The best way to learn about your transmitter is to talk to someone who has a similar device and compare notes. I have a flysky transmitter and having analysed all the detail have returned to a very basic setting. The left toggle adjusts the sheet, the right the rudder. I experimented with exponential settings on the rudder but have returned to linear controls. The notes below may help you get into the details of your transmitter if you do not already know. There is also a video.
Know your radio controls
As a player you just want to focus on controlling the controllable - Carli Lloyd
What you need to know
How to use a transmitter menu (Flysky i6)
How to layout the circuit and components on the boat
Operating and setting the Functions menu
Failsafe mode. Lost signal to the boat. Boat sails in circles with sheets eased.
This is a long post as it explains how the radio controls work. If you know your radio control inside out then please ignore this post. Otherwise read on. Other transmitter brands use similar terms to this page.
How complicated can this be. When I bought my radio system last year I had a transmitter (Flysky i6) with 4 switches, 2 turning knobs, 2 controls that moved 4 ways between them, 4 fine tune buttons and a menu with initially unfathomable navigation. Clearly it was designed for flying a plane or helicopter but it took so long to figure out how to setup 2 channel operation when it could have been so easy.
Putting the bits (receiver, switch, winch, servo) in the boat was little simpler, although I did have to learn how to use a soldering iron so I could replace receiver style connectors with larger XT30U connectors which are more robust in a hostile environment.
So following the RG Winch guide, my layout is as follows. The 1600 mA LIPO battery is connected to a switch fitted on the bulkhead aft of the foredeck. The switch is connected to the RG winch and then to the 3rd channel of the 6 channel receiver. Channel 1 on the receiver is reserved for the rudder servo. Power to the receiver runs through channel 3 so the receiver battery slot is left empty.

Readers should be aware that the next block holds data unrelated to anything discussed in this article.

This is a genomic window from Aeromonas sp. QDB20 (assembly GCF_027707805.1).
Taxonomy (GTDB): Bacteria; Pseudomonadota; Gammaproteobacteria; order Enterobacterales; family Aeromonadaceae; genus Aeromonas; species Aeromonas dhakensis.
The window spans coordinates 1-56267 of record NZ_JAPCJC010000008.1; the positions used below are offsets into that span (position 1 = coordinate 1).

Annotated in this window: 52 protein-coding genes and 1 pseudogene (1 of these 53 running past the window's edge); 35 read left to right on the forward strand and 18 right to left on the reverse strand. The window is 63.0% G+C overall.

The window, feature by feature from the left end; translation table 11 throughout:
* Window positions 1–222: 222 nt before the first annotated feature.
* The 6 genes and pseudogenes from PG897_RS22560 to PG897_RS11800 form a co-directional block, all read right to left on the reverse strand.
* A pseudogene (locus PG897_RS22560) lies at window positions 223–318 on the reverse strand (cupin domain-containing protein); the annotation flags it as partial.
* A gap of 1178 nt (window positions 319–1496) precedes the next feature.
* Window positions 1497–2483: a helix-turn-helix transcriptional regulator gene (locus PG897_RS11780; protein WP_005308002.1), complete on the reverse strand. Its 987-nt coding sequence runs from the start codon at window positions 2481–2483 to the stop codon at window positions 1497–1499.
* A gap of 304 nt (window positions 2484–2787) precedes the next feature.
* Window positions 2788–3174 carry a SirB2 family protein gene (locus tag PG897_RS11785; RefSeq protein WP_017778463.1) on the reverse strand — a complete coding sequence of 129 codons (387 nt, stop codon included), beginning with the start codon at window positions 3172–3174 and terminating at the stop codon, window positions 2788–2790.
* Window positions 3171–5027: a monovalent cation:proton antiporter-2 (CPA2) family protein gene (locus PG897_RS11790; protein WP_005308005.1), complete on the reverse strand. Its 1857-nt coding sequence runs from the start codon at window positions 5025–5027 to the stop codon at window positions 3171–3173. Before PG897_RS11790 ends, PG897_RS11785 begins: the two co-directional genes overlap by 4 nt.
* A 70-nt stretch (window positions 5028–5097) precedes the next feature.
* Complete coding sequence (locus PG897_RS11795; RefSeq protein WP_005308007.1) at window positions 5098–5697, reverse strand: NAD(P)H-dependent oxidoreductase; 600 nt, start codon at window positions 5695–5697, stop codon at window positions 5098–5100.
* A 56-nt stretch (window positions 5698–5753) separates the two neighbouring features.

Once all was connected, basic operation was easy. I move the right hand toggle left and right to move the rudder which centres automatically and the left hand toggle moves up and down to control the sheet. The latter (sheet) toggle stays where you put it. So far so good but how do you do the fine adjustment.
Switch on your transmitter and boat battery and enter the menu. But how I hear you ask.
The screen is back lit. The light goes off after a few moments. You need to press ON to get the screen to light and then you press and hold ON until you see SYSTEM and SETUP.
When you open the MENU on the Flysky i6, you have two options, FUNCTION or SETUP. We are interested in SETUP which you get to by pressing the UP or DOWN key once. There are two pages of functions. I will only go through the ones relevant to sailing the boat. They are END POINTS, DISPLAY, SUB TRIM, DUAL RATE/ EXPonential.
END POINTS allows you to set limits on the rudder movement and extreme sheet positions (hard on the wind and running) Leave the rudder at 100%. Adjust channel 3 (Sheeting) which you get to using the ON button rather than the UP and DOWN button. The UP and DOWN buttons allow you to adjust the percentage number to fine tune the sheeting. Setup your boat with the sails rigged and adjust the sheeting for downwind with the boom just touching the shroud, then wind in the sheet for on the wind with the boom a few mm off the centre line. Once happy save your settings, save them by pressing and holding down the cancel button. This will take you back to the previous menu. Once done whenever you wind the sheet in hard it will alway wind the booms (main and jib) into the same place.